Takashi Amano advocated the long-term maintenance of Nature Aquarium aquascapes. Thirty years ago, the technology to efficiently grow aquatic plants was still in its infancy, and layouts using them generally looked best right after planting. However, Mr. Amano’s intent in developing any Nature Aquarium aquascape was to plan how it would look after the plants developed and changed from their original size and shape from when they were first planted. He would create the layout so that it would grow into a beautiful arrangement over time, and then maintain its appearance for up to several years.
Aquatic plants started growing more efficiently after substrate materials and lighting improved, and a CO2 injection system was developed later on. However, overgrowth became a new problem. Densely grown aquatic plants not only fill open space and spoil the beauty of an aquascape, but they also prevent light from reaching the lower part of plant stems, which affects their condition and can eventually result in their demise. The flow of water also becomes affected and can lead to a proliferation of algae. The regular trimming of aquatic plants using scissors specially designed by Mr. Amano alleviated this ongoing concern. Also, when necessary, plants were pulled out, cut to a proper length, and then replanted. The development of these maintenance techniques made it easier to sustain an aquascape over longer periods.
Mr. Amano was not completely satisfied with the advancements he had made, so he kept working to design a type of layout in which a beautiful aquascape could be maintained without too much effort. Two methods of expression—the use of cosmetic sand and a form of creative plant arrangement called sozo haishoku—came from this pursuit.
Cosmetic sand, which is a fine river sand, is primarily utilized in the foreground section of a Nature Aquarium layout. Short underbrush plants, such as Glossostigma or Cuba pearl grass, are also typically placed in the foreground. These plants tend to grow horizontally instead of sending shoots upward. Leaves and roots pile on top of each other over time and form a thick mat. If left unchecked, the leaves and roots on the bottom tend to turn brown and deteriorate, leading to cyanobacteria outbreaks. To prevent this condition, they need to be trimmed on the surface to keep them from getting too thick. If one of these plants stops developing new shoots well, it must be pulled and its top portions replanted. If this task is neglected, it becomes difficult to maintain an aquascape long term.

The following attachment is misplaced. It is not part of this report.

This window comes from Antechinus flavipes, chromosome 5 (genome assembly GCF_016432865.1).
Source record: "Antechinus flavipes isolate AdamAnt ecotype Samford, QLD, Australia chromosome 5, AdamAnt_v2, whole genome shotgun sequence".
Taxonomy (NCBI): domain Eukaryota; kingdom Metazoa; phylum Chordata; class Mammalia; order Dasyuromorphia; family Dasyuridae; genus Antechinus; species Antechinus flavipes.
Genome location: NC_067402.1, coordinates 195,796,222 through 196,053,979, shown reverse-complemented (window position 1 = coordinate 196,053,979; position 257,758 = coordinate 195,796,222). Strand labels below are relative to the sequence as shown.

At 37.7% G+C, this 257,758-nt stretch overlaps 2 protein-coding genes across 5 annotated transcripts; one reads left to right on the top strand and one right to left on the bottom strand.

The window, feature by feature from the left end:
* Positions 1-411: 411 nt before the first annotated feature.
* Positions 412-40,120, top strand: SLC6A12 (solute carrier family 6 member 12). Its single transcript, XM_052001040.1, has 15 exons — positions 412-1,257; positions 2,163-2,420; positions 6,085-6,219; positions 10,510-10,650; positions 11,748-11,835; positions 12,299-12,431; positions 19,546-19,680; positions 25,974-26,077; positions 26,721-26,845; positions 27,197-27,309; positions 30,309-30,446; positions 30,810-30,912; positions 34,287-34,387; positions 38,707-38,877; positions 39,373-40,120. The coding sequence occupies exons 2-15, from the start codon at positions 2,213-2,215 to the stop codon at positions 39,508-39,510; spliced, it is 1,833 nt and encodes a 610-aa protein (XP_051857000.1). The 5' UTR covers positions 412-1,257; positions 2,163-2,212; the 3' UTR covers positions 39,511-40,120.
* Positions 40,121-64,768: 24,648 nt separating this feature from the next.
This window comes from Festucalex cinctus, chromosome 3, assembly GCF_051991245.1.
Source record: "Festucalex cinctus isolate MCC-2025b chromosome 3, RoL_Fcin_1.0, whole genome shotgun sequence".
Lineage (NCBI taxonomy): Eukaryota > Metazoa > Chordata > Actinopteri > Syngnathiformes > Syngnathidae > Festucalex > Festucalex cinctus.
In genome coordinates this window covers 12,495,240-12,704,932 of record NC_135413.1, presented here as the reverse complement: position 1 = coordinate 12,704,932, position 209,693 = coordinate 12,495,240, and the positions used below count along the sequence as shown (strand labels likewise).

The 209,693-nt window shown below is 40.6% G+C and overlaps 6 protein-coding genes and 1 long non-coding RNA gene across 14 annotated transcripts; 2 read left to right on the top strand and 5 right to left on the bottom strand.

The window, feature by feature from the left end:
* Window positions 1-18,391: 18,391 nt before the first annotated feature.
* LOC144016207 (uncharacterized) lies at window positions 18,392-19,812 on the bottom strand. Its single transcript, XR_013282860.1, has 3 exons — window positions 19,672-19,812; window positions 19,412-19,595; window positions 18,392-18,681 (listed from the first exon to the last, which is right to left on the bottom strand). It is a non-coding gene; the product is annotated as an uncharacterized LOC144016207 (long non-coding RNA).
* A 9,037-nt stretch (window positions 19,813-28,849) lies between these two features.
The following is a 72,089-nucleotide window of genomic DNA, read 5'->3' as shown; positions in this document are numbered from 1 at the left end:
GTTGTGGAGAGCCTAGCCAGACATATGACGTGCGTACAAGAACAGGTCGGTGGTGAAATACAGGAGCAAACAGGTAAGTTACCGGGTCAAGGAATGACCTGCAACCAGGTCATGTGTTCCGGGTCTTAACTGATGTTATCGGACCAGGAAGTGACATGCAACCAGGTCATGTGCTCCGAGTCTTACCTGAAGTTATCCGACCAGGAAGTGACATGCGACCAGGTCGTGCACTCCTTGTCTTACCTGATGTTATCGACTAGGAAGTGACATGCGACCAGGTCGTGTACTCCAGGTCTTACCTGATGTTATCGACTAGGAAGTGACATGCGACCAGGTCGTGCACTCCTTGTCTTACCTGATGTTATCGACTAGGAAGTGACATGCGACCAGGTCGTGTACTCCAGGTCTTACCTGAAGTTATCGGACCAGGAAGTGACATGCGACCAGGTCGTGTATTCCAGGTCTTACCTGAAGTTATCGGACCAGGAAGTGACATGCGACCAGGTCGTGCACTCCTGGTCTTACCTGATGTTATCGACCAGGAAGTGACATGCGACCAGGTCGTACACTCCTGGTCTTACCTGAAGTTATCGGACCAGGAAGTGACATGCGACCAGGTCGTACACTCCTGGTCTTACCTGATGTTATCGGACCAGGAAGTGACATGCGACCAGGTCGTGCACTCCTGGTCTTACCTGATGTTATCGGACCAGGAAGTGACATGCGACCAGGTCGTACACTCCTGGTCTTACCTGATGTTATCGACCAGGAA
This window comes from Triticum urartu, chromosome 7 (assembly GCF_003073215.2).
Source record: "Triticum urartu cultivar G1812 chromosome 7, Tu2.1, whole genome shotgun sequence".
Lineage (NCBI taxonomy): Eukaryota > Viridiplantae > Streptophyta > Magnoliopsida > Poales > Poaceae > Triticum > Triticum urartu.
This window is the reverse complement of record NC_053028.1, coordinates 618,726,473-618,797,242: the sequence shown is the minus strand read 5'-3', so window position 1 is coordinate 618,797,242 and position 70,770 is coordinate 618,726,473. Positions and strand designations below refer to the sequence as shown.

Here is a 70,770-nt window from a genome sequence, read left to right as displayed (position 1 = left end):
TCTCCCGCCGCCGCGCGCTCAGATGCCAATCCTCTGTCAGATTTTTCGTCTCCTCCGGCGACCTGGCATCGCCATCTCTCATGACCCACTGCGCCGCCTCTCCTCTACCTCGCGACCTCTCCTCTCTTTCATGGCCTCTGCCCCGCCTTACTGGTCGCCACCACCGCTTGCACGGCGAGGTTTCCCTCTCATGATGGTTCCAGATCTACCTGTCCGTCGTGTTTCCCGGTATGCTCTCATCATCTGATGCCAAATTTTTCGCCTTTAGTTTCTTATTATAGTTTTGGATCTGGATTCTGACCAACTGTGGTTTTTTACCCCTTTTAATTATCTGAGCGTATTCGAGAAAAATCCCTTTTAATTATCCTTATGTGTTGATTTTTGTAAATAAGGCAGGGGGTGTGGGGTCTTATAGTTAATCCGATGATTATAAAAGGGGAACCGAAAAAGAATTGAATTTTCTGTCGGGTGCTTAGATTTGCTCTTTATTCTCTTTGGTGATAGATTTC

Mr. Amano devised the use of cosmetic sand instead of underbrush plants for the foreground specifically for this reason; it spared the aquarist from having to continuously trim and rejuvenate aquatic plants through replanting. Additionally, this type of sand is easy to keep clean by siphoning out detritus that collects in it during water changes.
Sozo haishoku is a method used for long-term maintenance of an established composition. While sozo haishoku is similar to the process of rejuvenating plants through cutting and replanting, it dramatically changes the impression of an aquascape because aquatic plants are replaced with different ones after the originals are pulled out. While performing sozo haishoku, the removal of as much old substrate material as possible along with the plants promotes better growth and enables the aquascape to be maintained for longer periods.
The impression of an aquascape may be drastically altered by sozo haishoku, but its composition of does not change because the framework comprising stones and driftwood remains the same. For this reason, the composition materials must be arranged very securely in any layout intended for performing sozo haishoku. If they are not, it will collapse in the process, making the practice pointless.
Arranging the Elements
Well suited for long-term maintenance, the aquascape featured in this article has undergone sozo haishoku. Cosmetic sand was placed in the foreground, and sansui stones and branch wood were arranged securely as layout materials. These stones have the fine surface texture characteristic of lava stones, which allows them to stay firmly together when stacked.
Branch wood has multiple limbs coming from its base, and placing just a few of them together can present an intricate appearance. Creating a planting space by stacking sansui stones and arranging some branch wood produces a composition that will not collapse when sozo haishoku is performed. The aquatic plants in the center were primarily stem plants before sozo haishoku, after which the impression of the aquascape was altered by adding more tape-shaped aquatic plants, yet another technique that makes it easier to maintain an aquascape for a long period of time.
Aquascape Design and Photography by Takashi Amano
Translated by Tomoko Schum
Posted September 28th, 2016. Add a comment